Narratives and Shifting Gears

The structure which spoke to me most this semester was the Mid-Course Turn, particularly in the exercise where we brought in a “starter” poem and chose a place to open it up. In my case, I brought in the exercise where we wrote about waking up in a different body, and my choice of difference was to make the body female instead of male. In the original exercise, I found my exploration of this to be very mundane and blandly limited to physical description. Bringing in the idea of the Mid-Course Turn, along with its accompanying shift in genre or something equally drastic, I was able to use the turn as a way to access the material I really wanted to get at, which was the broader implications, socially and emotionally, of having a female body. Having done that, I feel as though the Mid-Course Turn could be a very useful tool for digging deeper into those pieces of writing which I feel are simply not getting at the most meangingful aspect of the territory, and so I may try it in the future whenever I find my writings to be stagnant or not going anywhere.

The books which have spoken to me the most this semester are Famous Last Words and Quarantine. The first because of its accessibility and the second because of its depth of character and narrative. Similarly, I find the accessibility of the first to be related to its more narrative or less disjointed content. I suspect my roots as a fiction writer are playing the biggest role here, which comes as no surprise since I’ve been feeling almost burdened by them all semester. But at this point, having gotten a much better feel for poetry itself and its languages and structures and modes, I think I’m probably better able to blend my love of narrative with the freedom of the poetic genre.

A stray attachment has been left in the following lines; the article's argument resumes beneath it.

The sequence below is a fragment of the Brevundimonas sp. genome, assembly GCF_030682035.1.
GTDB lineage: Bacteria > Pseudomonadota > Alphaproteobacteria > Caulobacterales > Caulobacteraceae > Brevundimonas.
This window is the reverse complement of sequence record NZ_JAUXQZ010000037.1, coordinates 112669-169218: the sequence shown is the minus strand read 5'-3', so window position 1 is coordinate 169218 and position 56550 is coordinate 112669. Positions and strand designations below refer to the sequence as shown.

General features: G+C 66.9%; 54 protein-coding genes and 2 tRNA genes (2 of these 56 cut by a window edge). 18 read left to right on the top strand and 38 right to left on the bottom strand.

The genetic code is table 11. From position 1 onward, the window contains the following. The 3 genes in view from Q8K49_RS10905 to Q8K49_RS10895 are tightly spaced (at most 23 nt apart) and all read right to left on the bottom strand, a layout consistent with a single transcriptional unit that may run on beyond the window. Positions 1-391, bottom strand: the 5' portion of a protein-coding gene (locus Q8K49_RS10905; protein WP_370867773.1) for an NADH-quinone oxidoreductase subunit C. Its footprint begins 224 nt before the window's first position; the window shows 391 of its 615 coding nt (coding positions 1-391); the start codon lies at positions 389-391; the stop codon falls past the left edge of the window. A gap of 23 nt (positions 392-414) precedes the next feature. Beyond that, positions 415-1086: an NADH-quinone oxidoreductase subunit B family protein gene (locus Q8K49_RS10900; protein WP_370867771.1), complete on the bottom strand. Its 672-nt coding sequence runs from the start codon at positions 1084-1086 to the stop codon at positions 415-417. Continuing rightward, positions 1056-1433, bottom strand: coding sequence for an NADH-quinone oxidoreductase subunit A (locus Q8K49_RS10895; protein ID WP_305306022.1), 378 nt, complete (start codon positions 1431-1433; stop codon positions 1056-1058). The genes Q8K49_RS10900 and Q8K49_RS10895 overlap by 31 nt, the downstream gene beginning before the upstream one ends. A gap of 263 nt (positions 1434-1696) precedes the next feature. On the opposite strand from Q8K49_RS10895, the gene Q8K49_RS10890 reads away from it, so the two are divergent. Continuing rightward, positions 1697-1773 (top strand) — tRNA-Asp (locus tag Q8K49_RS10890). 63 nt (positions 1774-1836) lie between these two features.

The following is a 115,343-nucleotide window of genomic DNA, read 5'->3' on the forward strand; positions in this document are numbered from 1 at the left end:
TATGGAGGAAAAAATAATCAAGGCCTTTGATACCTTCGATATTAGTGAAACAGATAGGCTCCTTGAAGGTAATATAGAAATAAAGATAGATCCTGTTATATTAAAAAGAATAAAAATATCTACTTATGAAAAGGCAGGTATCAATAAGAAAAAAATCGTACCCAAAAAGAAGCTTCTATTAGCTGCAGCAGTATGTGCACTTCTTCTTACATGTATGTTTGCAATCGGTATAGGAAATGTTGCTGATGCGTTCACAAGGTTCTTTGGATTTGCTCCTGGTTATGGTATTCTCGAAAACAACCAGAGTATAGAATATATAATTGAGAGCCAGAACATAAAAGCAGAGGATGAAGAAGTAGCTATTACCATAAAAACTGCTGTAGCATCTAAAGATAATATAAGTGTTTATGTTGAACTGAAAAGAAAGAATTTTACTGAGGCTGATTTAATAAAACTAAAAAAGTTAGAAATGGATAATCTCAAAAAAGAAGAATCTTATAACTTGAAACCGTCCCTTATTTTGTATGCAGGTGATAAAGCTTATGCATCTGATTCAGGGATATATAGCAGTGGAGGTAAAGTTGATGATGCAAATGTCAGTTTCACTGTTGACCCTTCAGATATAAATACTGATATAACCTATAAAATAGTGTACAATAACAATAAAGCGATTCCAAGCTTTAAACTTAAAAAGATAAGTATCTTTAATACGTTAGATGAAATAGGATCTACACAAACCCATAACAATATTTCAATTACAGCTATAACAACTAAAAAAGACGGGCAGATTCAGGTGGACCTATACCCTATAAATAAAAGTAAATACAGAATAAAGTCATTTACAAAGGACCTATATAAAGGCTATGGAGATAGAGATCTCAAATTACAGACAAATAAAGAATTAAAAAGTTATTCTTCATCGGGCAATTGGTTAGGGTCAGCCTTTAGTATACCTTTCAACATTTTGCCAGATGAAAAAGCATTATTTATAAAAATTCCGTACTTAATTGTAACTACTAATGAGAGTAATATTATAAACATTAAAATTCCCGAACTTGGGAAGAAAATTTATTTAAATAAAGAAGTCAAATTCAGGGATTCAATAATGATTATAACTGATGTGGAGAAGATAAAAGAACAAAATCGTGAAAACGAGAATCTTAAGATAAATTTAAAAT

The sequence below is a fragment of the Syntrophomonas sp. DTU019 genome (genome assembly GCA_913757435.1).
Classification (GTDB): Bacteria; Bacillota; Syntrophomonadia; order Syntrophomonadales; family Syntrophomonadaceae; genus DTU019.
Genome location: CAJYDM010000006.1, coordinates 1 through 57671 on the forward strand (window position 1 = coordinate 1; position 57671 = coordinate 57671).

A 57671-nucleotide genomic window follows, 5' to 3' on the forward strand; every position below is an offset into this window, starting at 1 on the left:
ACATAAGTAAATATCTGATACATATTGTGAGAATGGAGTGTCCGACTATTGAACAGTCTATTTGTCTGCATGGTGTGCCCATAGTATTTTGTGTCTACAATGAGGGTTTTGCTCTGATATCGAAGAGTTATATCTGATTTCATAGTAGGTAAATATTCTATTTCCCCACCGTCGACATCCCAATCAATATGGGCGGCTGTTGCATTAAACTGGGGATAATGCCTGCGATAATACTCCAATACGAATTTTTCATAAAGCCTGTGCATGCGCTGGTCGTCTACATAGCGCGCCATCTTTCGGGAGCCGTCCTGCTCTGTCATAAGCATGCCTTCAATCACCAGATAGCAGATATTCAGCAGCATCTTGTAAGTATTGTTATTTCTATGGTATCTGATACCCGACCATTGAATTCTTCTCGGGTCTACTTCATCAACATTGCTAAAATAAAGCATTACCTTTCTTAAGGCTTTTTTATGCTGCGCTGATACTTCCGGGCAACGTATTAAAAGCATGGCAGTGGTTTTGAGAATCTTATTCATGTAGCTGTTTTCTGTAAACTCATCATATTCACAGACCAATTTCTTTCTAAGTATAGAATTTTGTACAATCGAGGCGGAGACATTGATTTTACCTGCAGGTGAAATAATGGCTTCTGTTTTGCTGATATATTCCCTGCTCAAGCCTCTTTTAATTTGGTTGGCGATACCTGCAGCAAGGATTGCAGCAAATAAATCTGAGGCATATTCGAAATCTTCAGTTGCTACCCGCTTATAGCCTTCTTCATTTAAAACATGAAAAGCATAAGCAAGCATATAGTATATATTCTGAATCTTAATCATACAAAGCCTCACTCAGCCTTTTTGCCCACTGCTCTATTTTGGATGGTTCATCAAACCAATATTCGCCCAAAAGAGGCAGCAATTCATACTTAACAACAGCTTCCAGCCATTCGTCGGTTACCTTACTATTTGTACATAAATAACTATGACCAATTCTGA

I credit this, at least in part, to the two books which I mentioned above, both of which bring a certain level of narrative which I couldn’t find in, say, Revolver or Wasps in a Golden Dream Hum a Strange Music. But what those kinds of poems have taught me is that a certain amount of fragmentation is not necessarily bad, and I think the extreme to which, especially, Wasps takes it, allows me to see just a little fragmentation as not necessaruly ruing acessibility. So as a whole I would say I’ve become more aware of what separates a narrative poem from a very short story, and while I can’t quite put what that is into words, I feel as though I might possibily be able to write a poem which would speak that difference for itself. And that was definitely one of the things I wanted to learn from this class.

-James

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